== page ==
He continued “There’s a doctrine called fair use which we believe could be challenged in the courts and barred altogether — but, you know, it’s OK. We’re getting a lot of advertising revenue, so we’ll take that slowly.”
But it’s not as one sided as Murdoch would have us believe. News Corp also benefits from its involvement with Google. Google is reported to deliver 100,000 clicks a minute to News Corps’ websites, that’s a lot of traffic to simply dismiss. Murdoch responded to this by questioning the quality of the traffic delivered by Google, stating that Google does not deliver loyal customers that would be willing to pay for his stories. “What’s the point of having someone come occasionally who likes a headline they see on Google?” he asked. “There’s not enough advertising in the world to make all the websites profitable. We’d rather have fewer people come to our website, but paying. Customers are very happy to pay for it when they buy a newspaper.”Read More »
Posted on Nov 23 2009 by Darren Farnden | 2 Comments
Last month (here) we discussed Mandelson’s announcement at the ‘C&binet Conference’ regarding the tackling of illegal file sharers and his continued proposal of a three strikes system. These proposals have now progressed further with the release of the Digital Economy Bill.
Darren Farnden, Head of Marketing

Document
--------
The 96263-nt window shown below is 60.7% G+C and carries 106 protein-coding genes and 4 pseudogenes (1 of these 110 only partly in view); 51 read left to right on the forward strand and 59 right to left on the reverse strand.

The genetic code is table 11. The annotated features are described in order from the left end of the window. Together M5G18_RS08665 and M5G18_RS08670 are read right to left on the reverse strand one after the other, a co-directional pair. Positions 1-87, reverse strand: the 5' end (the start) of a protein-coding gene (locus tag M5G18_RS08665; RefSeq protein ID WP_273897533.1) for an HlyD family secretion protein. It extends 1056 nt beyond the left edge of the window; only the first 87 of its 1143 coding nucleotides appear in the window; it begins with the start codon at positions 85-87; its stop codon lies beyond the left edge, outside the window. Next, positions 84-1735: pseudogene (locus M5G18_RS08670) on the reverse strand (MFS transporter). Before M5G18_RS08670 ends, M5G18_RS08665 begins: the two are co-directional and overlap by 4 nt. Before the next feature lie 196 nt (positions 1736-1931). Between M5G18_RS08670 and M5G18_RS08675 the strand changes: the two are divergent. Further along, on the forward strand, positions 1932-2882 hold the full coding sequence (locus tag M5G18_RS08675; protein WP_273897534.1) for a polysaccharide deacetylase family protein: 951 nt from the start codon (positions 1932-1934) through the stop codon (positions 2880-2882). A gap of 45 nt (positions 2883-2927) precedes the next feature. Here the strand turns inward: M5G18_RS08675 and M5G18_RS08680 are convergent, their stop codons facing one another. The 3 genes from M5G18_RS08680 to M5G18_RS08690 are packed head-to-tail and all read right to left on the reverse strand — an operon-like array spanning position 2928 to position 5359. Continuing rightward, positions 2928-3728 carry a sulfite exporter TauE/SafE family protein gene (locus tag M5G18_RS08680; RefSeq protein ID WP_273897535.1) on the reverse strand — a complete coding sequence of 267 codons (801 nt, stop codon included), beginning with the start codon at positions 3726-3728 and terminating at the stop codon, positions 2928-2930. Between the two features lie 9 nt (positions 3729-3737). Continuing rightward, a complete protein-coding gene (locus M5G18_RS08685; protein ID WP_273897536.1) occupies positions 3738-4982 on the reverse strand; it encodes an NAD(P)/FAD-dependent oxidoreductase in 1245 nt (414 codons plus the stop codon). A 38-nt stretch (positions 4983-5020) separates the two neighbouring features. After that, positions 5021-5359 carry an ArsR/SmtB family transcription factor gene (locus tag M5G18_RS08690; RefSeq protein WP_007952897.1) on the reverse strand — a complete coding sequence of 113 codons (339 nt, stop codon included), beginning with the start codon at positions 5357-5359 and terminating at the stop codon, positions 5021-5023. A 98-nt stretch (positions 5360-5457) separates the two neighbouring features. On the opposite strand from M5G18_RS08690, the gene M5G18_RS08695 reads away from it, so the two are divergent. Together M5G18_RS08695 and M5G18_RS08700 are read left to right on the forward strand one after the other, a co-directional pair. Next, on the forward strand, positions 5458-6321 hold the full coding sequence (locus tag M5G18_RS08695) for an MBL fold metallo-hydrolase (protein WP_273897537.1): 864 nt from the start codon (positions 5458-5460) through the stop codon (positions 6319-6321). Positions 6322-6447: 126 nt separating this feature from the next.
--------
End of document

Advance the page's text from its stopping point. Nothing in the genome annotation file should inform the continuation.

The bill covers a number of issues but the key features affecting ISPs and broadband users are as follows:
- 1. ISPs will be forced to provide written warnings to alleged illegal file sharers when alerted to do so by the copyright holders. Additionally, ISPs will be required to record how many warnings the accused customers have received and feed this back to the rights holders.
- 2.The Secretary of State (currently Mandelson) will be given new powers to update the Copyright, Designs and Patents Act in order to react to changes in technology more quickly. The powers will be exercised by statutory instrument rather than primary legislation which means although the proposals will need to be debated in the Houses of Parliament and will be subject to public consultation the MPs and Lords cannot block them.
- The Register: Filesharing laws to hit websites and newsgroups too
- 3. The use of orphan networks will be allowed where the rights holder cannot be found or identified.
- 4. The government will be given the power to reform and restructure Nominet, the body responsible for domain names in the UK. This follows recent board resignations.
- The Register: Mandelson to get Nominet reform powers
- 5. Ofcom will be assigned new duties to promote investment in the UK communications infrastructure and will be required to assess this every two years.
Alongside other ISPs, Entanet has voiced concerns over this policy for some time now but it appears that Mandelson has finally got his way – although the bill has not actually made it into law yet. Once the Digital Economy Bill is on the statute books ISPs will be forced to send written warnings to alleged copyright infringers at the request of the copyright holder. As expected the suspected users will be identified by the copyright holders using IP addresses from BitTorrent. The ISPs will then be required to record the number of warnings each suspected user receives and supply this information to the copyright holders. If the copyright holder wants further information on a particular persistent offender they will require a court order.Read More »